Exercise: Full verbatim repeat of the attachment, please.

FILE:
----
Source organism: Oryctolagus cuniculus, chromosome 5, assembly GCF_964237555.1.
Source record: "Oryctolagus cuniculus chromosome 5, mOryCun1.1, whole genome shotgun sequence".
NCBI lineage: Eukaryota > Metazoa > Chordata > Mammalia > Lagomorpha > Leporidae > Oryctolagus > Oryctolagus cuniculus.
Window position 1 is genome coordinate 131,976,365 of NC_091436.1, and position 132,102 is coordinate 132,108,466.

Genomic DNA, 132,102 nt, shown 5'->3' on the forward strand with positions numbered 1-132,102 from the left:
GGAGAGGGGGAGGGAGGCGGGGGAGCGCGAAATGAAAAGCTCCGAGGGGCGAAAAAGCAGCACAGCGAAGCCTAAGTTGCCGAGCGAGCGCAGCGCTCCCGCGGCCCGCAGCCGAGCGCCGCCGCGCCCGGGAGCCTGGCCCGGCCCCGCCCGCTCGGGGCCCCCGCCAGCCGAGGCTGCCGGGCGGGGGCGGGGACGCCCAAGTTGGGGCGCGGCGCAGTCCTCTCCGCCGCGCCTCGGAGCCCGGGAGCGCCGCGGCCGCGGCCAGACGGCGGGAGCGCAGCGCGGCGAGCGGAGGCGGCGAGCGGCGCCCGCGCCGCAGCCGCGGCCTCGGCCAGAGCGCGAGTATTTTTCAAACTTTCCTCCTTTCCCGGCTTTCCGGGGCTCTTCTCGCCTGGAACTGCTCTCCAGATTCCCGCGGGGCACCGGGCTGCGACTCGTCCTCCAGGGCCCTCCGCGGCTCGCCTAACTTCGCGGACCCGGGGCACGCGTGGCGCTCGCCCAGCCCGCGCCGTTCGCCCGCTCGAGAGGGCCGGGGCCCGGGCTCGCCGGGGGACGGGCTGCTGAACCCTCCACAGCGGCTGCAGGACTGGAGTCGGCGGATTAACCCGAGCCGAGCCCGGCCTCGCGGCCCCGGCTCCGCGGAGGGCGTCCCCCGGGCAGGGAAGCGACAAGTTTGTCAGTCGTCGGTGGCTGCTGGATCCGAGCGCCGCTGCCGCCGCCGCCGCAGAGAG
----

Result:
Source organism: Oryctolagus cuniculus, chromosome 5, assembly GCF_964237555.1.
Source record: "Oryctolagus cuniculus chromosome 5, mOryCun1.1, whole genome shotgun sequence".
NCBI lineage: Eukaryota > Metazoa > Chordata > Mammalia > Lagomorpha > Leporidae > Oryctolagus > Oryctolagus cuniculus.
Window position 1 is genome coordinate 131,976,365 of NC_091436.1, and position 132,102 is coordinate 132,108,466.

Genomic DNA, 132,102 nt, shown 5'->3' on the forward strand with positions numbered 1-132,102 from the left:
GGAGAGGGGGAGGGAGGCGGGGGAGCGCGAAATGAAAAGCTCCGAGGGGCGAAAAAGCAGCACAGCGAAGCCTAAGTTGCCGAGCGAGCGCAGCGCTCCCGCGGCCCGCAGCCGAGCGCCGCCGCGCCCGGGAGCCTGGCCCGGCCCCGCCCGCTCGGGGCCCCCGCCAGCCGAGGCTGCCGGGCGGGGGCGGGGACGCCCAAGTTGGGGCGCGGCGCAGTCCTCTCCGCCGCGCCTCGGAGCCCGGGAGCGCCGCGGCCGCGGCCAGACGGCGGGAGCGCAGCGCGGCGAGCGGAGGCGGCGAGCGGCGCCCGCGCCGCAGCCGCGGCCTCGGCCAGAGCGCGAGTATTTTTCAAACTTTCCTCCTTTCCCGGCTTTCCGGGGCTCTTCTCGCCTGGAACTGCTCTCCAGATTCCCGCGGGGCACCGGGCTGCGACTCGTCCTCCAGGGCCCTCCGCGGCTCGCCTAACTTCGCGGACCCGGGGCACGCGTGGCGCTCGCCCAGCCCGCGCCGTTCGCCCGCTCGAGAGGGCCGGGGCCCGGGCTCGCCGGGGGACGGGCTGCTGAACCCTCCACAGCGGCTGCAGGACTGGAGTCGGCGGATTAACCCGAGCCGAGCCCGGCCTCGCGGCCCCGGCTCCGCGGAGGGCGTCCCCCGGGCAGGGAAGCGACAAGTTTGTCAGTCGTCGGTGGCTGCTGGATCCGAGCGCCGCTGCCGCCGCCGCCGCAGAGAG